cultural assessment will most likely result in the same incomplete data.

Cognitive Level: Application

Nursing Process: Implementation

Client Need: Psychosocial Integrity

C) A thorough assessment is needed before proceeding with other steps of the nursing process.

Cultural beliefs strongly influence what is defined as mental illness or mental health. Behavior

that is considered bizarre in one cultural context may be considered desirable in another. While

findings will be communicated and used for nursing diagnosis formulation later in the process,

these steps are built upon a thorough assessment. Repeating the assessment without the

cultural assessment will most likely result in the same incomplete data.

Cognitive Level: Application

Nursing Process: Implementation

Client Need: Psychosocial Integrity

D) A thorough assessment is needed before proceeding with other steps of the nursing process.

Cultural beliefs strongly influence what is defined as mental illness or mental health. Behavior

that is considered bizarre in one cultural context may be considered desirable in another. While

findings will be communicated and used for nursing diagnosis formulation later in the process,

these steps are built upon a thorough assessment. Repeating the assessment without the

cultural assessment will most likely result in the same incomplete data.

Cognitive Level: Application

Nursing Process: Implementation

Client Need: Psychosocial Integrity

3) The nurse is sharing client assessment data with the mental health care team. Which comment by the nurse is

most likely irrelevant and indicates a misunderstanding of mental illness? “The client reports:

A) Significant emotional distress about the current situation.”

B) A lot of time is spent in fear and anxiety.”

C) A loss of interest in usual pleasurable interpersonal relationships.”

D) Some very different religious ideas and spiritual beliefs.”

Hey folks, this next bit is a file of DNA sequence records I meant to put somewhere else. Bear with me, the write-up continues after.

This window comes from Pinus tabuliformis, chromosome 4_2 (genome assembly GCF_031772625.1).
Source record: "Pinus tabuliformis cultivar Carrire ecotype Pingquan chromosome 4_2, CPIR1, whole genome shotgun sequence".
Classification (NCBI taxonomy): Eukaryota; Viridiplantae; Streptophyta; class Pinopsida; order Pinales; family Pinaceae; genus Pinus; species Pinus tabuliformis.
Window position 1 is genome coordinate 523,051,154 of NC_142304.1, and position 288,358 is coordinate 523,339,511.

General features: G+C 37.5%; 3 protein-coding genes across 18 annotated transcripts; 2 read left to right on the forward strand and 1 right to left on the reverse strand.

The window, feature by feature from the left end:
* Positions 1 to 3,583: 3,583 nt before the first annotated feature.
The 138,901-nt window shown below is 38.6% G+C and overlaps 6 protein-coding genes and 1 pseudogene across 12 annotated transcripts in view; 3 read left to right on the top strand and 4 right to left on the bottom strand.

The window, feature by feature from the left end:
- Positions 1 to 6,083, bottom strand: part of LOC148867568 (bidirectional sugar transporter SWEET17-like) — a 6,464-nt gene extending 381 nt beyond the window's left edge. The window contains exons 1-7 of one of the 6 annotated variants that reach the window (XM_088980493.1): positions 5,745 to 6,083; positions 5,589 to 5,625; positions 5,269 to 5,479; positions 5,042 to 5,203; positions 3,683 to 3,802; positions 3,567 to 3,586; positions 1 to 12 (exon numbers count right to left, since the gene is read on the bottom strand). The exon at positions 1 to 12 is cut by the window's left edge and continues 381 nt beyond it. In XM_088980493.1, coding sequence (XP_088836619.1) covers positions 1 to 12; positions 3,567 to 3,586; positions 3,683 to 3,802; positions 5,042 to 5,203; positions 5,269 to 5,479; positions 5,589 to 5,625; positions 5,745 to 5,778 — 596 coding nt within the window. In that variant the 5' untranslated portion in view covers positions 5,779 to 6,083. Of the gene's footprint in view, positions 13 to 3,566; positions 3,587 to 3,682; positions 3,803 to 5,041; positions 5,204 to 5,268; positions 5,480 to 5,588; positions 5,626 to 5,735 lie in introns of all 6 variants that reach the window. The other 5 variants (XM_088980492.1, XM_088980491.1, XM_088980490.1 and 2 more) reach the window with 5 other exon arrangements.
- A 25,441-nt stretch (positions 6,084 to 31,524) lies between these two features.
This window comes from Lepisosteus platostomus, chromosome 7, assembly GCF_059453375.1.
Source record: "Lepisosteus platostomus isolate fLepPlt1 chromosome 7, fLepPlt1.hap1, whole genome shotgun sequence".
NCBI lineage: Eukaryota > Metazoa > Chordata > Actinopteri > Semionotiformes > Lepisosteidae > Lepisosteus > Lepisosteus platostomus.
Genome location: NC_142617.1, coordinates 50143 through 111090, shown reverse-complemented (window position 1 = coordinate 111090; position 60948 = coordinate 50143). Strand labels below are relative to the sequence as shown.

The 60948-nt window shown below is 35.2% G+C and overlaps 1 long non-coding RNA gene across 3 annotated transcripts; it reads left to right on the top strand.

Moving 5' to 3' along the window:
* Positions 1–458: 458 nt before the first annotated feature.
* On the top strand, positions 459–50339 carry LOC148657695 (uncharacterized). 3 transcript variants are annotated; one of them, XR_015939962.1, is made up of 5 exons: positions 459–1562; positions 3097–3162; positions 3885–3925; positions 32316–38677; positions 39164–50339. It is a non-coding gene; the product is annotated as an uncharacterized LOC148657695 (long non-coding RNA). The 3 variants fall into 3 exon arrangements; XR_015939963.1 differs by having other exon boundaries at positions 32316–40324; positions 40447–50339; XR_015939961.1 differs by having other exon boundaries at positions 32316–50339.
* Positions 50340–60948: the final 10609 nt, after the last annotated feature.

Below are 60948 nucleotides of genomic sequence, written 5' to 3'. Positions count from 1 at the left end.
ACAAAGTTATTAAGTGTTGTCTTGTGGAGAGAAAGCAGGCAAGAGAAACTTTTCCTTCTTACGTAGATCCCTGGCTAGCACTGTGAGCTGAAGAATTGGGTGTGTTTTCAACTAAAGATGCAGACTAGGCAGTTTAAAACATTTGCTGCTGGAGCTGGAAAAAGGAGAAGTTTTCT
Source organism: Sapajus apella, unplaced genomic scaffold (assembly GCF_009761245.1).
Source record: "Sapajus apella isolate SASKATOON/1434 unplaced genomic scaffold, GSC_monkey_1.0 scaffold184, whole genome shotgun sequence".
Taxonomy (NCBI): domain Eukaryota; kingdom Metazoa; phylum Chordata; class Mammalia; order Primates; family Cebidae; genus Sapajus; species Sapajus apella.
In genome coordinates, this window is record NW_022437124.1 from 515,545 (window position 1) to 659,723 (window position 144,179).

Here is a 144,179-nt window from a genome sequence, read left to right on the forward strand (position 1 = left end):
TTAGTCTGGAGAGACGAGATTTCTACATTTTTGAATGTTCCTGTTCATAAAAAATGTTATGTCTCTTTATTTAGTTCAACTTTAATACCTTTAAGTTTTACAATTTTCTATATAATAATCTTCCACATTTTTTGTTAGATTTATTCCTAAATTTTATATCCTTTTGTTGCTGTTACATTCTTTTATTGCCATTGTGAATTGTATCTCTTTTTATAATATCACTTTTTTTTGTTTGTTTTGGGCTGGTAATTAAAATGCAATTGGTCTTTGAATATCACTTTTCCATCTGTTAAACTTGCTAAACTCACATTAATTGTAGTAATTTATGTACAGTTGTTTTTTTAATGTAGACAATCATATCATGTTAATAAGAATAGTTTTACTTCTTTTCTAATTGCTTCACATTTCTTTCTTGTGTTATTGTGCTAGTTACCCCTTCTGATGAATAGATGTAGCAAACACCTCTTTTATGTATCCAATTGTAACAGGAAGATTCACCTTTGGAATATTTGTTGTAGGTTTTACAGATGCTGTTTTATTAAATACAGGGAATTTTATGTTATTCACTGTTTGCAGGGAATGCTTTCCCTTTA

Answer: D

Explanation: A) Religious ideas and spiritual beliefs are culturally grounded and are not generally labeled as

symptoms of mental illness, unless the deviance is causing a sense of disharmony to the

individual, family, friends, community, or society. Therefore, this choice indicates a

misunderstanding of the concept of mental illness. Reports of fear, anxiety, emotional distress,

and disharmony with interpersonal relationships are very relevant and are indications of the

client’s movement toward the mental illness end of the continuum.

Cognitive Level: Application

Nursing Process: Evaluation

Client Need: Psychosocial Integrity

2

B) Religious ideas and spiritual beliefs are culturally grounded and are not generally labeled as

symptoms of mental illness, unless the deviance is causing a sense of disharmony to the

individual, family, friends, community, or society. Therefore, this choice indicates a

misunderstanding of the concept of mental illness. Reports of fear, anxiety, emotional distress,

and disharmony with interpersonal relationships are very relevant and are indications of the

client’s movement toward the mental illness end of the continuum.

Cognitive Level: Application

Nursing Process: Evaluation

Client Need: Psychosocial Integrity

C) Religious ideas and spiritual beliefs are culturally grounded and are not generally labeled as

symptoms of mental illness, unless the deviance is causing a sense of disharmony to the

individual, family, friends, community, or society. Therefore, this choice indicates a

misunderstanding of the concept of mental illness. Reports of fear, anxiety, emotional distress,

and disharmony with interpersonal relationships are very relevant and are indications of the

client’s movement toward the mental illness end of the continuum.

Cognitive Level: Application